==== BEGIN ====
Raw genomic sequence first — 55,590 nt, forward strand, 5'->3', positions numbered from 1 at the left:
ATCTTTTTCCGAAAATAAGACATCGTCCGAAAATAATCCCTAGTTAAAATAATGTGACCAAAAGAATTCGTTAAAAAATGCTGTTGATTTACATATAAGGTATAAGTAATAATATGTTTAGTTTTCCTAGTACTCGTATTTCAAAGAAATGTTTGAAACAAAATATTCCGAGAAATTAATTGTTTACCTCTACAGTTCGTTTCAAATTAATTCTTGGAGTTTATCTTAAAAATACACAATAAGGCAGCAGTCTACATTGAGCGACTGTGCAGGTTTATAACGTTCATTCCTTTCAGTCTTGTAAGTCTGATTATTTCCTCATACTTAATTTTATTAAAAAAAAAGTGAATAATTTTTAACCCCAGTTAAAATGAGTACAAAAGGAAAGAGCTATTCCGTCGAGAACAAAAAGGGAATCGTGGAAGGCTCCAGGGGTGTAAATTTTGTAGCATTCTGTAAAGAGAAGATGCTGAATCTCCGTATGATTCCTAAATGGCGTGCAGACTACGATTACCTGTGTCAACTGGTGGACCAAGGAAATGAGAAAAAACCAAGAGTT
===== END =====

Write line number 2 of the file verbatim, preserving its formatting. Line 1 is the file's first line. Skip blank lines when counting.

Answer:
ATCTTTTTCCGAAAATAAGACATCGTCCGAAAATAATCCCTAGTTAAAATAATGTGACCAAAAGAATTCGTTAAAAAATGCTGTTGATTTACATATAAGGTATAAGTAATAATATGTTTAGTTTTCCTAGTACTCGTATTTCAAAGAAATGTTTGAAACAAAATATTCCGAGAAATTAATTGTTTACCTCTACAGTTCGTTTCAAATTAATTCTTGGAGTTTATCTTAAAAATACACAATAAGGCAGCAGTCTACATTGAGCGACTGTGCAGGTTTATAACGTTCATTCCTTTCAGTCTTGTAAGTCTGATTATTTCCTCATACTTAATTTTATTAAAAAAAAAGTGAATAATTTTTAACCCCAGTTAAAATGAGTACAAAAGGAAAGAGCTATTCCGTCGAGAACAAAAAGGGAATCGTGGAAGGCTCCAGGGGTGTAAATTTTGTAGCATTCTGTAAAGAGAAGATGCTGAATCTCCGTATGATTCCTAAATGGCGTGCAGACTACGATTACCTGTGTCAACTGGTGGACCAAGGAAATGAGAAAAAACCAAGAGTT